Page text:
By Elisa Rossi
“Quality seems to be more of a factor than in years past,” notes AFM managing director Jonathan Wolf. “We are seeing growth in titles with true commercial potential at all budget levels.”
Wolf contends that AFM, which has seen a 7% drop in sales companies to 350 this year, has evolved into a more realistic place than in 2006 and 2007. A decade ago, there were so many sellers, thanks to a glut of product and equity money, that AFM needed three floors of the Merigot Hotel to accommodate all the sales companies.
“It took the housing crisis to stop there being too many films,” Wolf said. “There’s more of a rush to quality now.”
One of the biggest splashes at the AFM’s HQ in the Loews came from Facing East’s $130 million science-fiction movie “Inversion,” with Samuel L. Jackson and Chinese actress Liu Yifei joining Travis Fimmel. Thursday’s announcement revealed that director Peter Segal will start shooting on Feb. 27 at Babelsberg Studios in Berlin, then continue in Shanghai and Chicago.
“Inversion” sales company Foresight Unlimited has been showing pre-visualization footage of the chaos that the Earth faces when it starts to lose its gravity. It’s also showing footage of Rob Cohen’s completed “Category 5,” starring Toby Kebbell and Maggie Grace in the story of a $600 million robbery from a coastal U.S. mint facility at the same time a massive category 5 hurricane strikes.
“There’s a focus on films that are going to work as wide theatrical movies,” said Foresight Unlimited CEO Mark Damon. “Buyers are afraid to pre-buy without a clear audience. I think our announcement of Samuel L. Jackson on ‘Inversion’ picked up the pulse of the market. These are four-quadrant films.”
Foresight has been working on “Inversion” since 2014. “We’ve gotten a great response — partly because it’s based on a very simple idea about what would happen if two black holes collided,” president Tamara Birkemore said.
Mark Wahlberg, Margot Robbie, Kirsten Dunst, Sacha Baron Cohen and Josh Trank provided sizzle in buyer meetings. Baron Cohen’s appearance on behalf of Megan Ellison’s Annapurna and the R-rated Danish comedy “Klown” was a major attention-getter on Friday.
Wahlberg headlined TWC-Dimension’s presentation on Wednesday night, when more than 100 buyers attended during the final game of baseball’s World Series. Wahlberg said that he’s ready to turn “The Six-Billion Dollar Man” into a multi-picture franchise, and Bob Weinstein announced that the label will be making fewer films — but on bigger budgets.
Dunst was in Santa Monica to tout her directorial debut on “The Bell Jar,” which has assembled a cast including Dakota Fanning, Patricia Arquette and Bel Powley for an early 2017 shoot for Priority Pictures. Cornerstone is selling the rights.
Robbie, in a transition from her breakout role as Harley Quinn in “Suicide Squad,” met with buyers about the biopic “I, Tonya,” in which she portrays disgraced figure skater Tonya Harding. AI Film will fully finance “I, Tonya,” with Sierra/Affinity handling international sales.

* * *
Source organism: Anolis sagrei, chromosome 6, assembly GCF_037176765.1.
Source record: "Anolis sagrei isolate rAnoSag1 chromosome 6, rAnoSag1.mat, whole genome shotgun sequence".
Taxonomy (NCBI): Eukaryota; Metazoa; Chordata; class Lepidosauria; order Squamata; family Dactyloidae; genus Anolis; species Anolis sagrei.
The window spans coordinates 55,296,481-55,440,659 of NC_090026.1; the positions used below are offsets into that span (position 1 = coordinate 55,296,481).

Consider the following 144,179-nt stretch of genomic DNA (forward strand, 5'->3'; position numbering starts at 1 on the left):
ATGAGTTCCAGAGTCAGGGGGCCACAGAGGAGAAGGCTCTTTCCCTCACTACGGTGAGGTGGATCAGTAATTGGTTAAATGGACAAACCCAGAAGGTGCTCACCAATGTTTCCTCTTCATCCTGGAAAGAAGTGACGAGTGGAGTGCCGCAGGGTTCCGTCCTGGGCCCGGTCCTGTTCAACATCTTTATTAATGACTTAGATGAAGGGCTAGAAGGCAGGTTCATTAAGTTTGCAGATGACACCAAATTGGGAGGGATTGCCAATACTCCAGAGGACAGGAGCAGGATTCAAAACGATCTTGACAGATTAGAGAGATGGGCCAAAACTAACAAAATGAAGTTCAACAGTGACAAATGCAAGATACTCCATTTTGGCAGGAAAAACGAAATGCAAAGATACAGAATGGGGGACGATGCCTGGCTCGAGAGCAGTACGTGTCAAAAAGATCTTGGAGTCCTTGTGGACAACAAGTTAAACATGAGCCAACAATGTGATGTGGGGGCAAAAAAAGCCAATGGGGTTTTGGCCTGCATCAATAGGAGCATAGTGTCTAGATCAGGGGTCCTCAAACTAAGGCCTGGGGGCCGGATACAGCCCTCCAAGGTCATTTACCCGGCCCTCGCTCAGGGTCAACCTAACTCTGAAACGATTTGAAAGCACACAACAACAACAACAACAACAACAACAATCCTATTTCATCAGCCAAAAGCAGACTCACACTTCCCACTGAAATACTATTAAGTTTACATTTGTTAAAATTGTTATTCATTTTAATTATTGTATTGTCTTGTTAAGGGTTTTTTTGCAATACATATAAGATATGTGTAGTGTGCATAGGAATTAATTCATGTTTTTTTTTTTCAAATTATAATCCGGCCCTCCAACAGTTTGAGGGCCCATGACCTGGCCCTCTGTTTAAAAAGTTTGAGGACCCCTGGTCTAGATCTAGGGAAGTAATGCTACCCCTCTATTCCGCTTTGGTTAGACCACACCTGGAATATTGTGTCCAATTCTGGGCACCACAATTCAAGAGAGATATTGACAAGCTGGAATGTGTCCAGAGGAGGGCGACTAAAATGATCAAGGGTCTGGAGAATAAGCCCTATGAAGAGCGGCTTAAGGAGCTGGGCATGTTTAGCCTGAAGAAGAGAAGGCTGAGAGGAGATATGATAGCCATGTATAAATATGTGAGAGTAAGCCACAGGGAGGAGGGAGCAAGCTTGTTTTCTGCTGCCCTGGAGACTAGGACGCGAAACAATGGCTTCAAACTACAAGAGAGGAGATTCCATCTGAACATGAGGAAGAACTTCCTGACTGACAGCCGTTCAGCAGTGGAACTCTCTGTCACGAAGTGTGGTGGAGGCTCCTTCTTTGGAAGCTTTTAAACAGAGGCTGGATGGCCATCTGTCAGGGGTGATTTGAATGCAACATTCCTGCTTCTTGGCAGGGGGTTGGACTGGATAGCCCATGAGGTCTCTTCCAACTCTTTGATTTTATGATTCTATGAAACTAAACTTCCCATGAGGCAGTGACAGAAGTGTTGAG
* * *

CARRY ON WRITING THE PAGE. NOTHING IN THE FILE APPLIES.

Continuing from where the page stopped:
“Chronicle” director Trank came to to AFM to discuss Tom Hardy coming on board as gangster Al Capone in “Fonzo,” with Trank helming from his own script. Producers are Russell Ackerman and John Schoenfelder for Addictive Pictures alongside “Pulp Fiction” producer Lawrence Bender. Alex Walton’s Bloom is handling foreign sales.
AFM also provided its usual platform for announcing high-profile attachments such as Michael Pena and “Moonlight” star Trevante Rhodes on Jerry Bruckheimer’s Afghan War drama “Horse Soldiers,” Brenton Thwaites and Karl Urban on the thriller “Entry Level,” Evan Peters coming on to heist movie “American Animals,” and Al Pacino, Brittany Snow and Urban in the thriller “Hangman.”
New projects unveiled include Ruben Fleischer directing action-comedy “The Regional Office Is Under Attack,” TWC-Dimension partnering with Hasbro on a Furby movie, and IM Global unveiling a Theo James-Emily Ratajkowski heist-romance “Lying and Stealing.”
FilmNation announced last week it had come on board the Jake Gyllenhaal-Carey Mulligan drama “Wildlife,” with shooting on Paul Dano’s directing debut to starting on Oct. 29.
“This year’s AFM has had a very business-like atmosphere,” said FilmNation’s Tara Erer. “Distributors are trying to balance the challenges they face in their business with their need to acquire films. We are pleased and encouraged that the films we have on offer have been compelling for distributors to pre-buy.”
The AFM also serves as a means of unveiling advances in operations, such as The Exchange securing a credit line from Pacific Mercantile Bank in order to expand production, which includes Rebecca Ferguson drama “The Lady and the Panda.” CEO Brian O’Shea said that sales companies are under increasing pressure from sellers to follow the Amazon and Netflix practice of making global deals.
“We are constantly having to explain that it makes more business sense to do individual territory deals because of the differences in each market,” he added.
“It’s a difficult market for the independents these days. Buyers are being much more selective and we all need to try harder to present the kinds of films that will work in the international marketplace,” said Mimi Steinbauer of Radiant Films Intl. “That’s why at Radiant we focus our attention on strong stories, original filmmakers with vision, and established and emerging talent that is attracting the attention of both the U.S. and international markets.”
Radiant is selling “Ashes in the Snow,” starring Bel Powley; “Handsome Devil,” which debuted at Toronto and “is garnering super reviews,” says Steinbauer. Also on the slate are “The Changeover,” starring Timothy Spall and newcomer Erana James; and director Lucky McKee’s thriller “Misfortune.”
“But make no mistake,” she said, “it’s an evolving world and we all have to be that extra bit creative to make it work.”